Sydney based artist Técha Noble’s solo show Crystal Romeo at UTS Gallery is a witty and colourful take on the relationship of the body to landscape painting in Australia. With skills developed in a range of contexts from high-end fashion design to drag performance, Noble presents a diverse body of work: etchings, experimental projections and costume, brought together by her own sophisticated version of camp aesthetics.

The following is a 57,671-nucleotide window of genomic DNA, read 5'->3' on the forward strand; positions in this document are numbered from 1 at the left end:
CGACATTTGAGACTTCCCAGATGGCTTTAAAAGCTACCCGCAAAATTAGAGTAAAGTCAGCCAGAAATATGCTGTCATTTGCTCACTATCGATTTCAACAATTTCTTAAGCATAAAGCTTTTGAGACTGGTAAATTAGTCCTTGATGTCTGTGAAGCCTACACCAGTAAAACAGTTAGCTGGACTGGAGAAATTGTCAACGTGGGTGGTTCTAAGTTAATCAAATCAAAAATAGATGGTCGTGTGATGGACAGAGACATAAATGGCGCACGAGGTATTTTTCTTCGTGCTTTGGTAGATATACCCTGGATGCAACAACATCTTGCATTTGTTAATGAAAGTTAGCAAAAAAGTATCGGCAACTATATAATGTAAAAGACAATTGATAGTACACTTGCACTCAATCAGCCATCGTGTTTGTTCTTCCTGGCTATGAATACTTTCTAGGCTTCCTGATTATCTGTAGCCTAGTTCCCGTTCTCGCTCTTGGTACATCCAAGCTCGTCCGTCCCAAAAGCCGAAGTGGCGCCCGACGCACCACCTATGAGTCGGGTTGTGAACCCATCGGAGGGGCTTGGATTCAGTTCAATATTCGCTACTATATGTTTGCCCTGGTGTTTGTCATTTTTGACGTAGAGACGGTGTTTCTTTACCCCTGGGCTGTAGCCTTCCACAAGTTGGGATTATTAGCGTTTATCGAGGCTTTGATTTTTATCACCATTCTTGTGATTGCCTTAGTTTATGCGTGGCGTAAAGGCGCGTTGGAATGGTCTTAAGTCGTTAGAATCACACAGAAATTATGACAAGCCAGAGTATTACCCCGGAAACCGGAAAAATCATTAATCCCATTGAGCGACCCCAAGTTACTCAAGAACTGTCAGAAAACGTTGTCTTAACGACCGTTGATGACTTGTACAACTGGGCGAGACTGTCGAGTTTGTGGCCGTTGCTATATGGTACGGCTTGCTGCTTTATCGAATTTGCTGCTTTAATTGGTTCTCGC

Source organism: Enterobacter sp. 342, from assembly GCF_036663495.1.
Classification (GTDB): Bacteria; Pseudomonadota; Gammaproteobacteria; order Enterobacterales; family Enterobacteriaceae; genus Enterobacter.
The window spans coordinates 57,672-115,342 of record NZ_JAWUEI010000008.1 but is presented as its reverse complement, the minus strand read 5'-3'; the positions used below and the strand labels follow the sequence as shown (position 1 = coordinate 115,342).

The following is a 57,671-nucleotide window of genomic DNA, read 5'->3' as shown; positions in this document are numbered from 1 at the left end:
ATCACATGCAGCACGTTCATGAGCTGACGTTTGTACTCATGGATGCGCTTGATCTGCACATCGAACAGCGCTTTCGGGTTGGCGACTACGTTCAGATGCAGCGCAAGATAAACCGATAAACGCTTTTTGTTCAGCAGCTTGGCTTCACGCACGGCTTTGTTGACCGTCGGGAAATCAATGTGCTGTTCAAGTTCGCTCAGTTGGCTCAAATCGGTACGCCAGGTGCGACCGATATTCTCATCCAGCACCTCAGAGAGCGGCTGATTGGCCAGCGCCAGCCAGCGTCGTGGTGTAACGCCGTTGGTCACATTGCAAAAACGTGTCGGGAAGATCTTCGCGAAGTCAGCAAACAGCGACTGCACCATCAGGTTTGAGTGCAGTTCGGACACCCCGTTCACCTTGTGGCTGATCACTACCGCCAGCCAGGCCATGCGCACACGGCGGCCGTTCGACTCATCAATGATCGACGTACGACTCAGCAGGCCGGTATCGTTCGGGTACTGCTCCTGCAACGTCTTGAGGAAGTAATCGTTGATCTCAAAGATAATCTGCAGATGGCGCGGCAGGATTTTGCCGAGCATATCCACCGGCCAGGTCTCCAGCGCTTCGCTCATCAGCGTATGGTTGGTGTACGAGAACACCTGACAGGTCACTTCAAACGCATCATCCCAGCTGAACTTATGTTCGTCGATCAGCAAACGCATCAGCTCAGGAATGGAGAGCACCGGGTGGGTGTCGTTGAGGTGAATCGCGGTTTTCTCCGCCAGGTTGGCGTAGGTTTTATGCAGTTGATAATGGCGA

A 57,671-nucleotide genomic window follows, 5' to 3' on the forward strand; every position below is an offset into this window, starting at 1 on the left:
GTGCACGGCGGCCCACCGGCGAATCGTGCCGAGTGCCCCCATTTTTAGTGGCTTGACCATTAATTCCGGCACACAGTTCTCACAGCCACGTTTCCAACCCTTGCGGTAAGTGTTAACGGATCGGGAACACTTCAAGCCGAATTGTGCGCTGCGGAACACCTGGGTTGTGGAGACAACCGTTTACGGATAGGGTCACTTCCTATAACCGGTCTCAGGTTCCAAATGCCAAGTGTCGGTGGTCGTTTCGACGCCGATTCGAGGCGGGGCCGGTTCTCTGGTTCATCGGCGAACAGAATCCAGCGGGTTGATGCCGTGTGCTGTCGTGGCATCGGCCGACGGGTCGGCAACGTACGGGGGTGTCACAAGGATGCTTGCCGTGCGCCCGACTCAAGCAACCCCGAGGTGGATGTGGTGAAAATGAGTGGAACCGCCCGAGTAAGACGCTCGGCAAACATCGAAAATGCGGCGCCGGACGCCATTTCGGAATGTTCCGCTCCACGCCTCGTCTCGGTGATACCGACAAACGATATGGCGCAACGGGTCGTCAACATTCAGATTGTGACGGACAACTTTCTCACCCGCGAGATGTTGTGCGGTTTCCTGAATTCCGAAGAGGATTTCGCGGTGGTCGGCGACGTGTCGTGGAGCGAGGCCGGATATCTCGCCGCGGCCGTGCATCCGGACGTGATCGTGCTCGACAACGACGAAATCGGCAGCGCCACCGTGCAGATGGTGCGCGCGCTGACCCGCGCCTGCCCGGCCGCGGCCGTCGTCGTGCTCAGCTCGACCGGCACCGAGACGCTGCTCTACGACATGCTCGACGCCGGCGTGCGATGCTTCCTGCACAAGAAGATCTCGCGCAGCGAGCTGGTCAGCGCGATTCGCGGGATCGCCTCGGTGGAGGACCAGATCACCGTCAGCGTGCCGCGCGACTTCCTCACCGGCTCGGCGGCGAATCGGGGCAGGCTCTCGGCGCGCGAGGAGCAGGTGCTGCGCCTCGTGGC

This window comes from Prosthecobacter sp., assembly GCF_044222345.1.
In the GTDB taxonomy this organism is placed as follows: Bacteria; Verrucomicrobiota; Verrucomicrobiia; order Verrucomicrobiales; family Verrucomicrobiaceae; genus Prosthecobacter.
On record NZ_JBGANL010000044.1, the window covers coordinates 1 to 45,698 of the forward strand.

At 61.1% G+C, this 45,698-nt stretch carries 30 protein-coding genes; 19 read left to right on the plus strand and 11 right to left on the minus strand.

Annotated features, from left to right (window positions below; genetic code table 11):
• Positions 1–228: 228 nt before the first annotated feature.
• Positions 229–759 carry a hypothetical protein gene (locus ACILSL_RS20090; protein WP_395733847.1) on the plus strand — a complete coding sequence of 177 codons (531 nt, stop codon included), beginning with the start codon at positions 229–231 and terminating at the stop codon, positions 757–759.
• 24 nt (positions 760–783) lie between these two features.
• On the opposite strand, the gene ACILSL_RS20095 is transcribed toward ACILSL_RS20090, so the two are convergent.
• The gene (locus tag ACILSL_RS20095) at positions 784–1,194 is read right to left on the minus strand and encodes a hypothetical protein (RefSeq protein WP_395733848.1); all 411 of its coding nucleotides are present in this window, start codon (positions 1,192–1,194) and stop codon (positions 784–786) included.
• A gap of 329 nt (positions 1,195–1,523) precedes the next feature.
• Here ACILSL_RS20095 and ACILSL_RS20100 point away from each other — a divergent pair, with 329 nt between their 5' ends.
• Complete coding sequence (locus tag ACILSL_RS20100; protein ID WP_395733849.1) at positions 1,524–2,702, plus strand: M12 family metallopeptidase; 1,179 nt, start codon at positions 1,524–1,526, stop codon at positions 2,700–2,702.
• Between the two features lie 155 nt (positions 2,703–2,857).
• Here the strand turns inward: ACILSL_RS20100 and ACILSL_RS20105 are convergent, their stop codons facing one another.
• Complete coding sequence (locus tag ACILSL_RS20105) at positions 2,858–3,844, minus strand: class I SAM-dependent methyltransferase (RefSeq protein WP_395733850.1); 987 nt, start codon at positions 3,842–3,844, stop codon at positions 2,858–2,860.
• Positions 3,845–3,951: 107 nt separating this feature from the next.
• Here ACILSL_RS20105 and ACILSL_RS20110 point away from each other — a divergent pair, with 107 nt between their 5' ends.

This is a language with which Noble has a long history.
As one of the four members of the Sydney queer performance group the Kingpins, formed in the 1990s, Noble’s work has become widely know for its subversion of mainstream culture by using drag as a model for political agency. The visual language of the Kingpins drew heavily from Sydney’s club scene, cutting up and re-performing music, fashion and dance, and later applying drag to architecture, corporate video and branding conventions.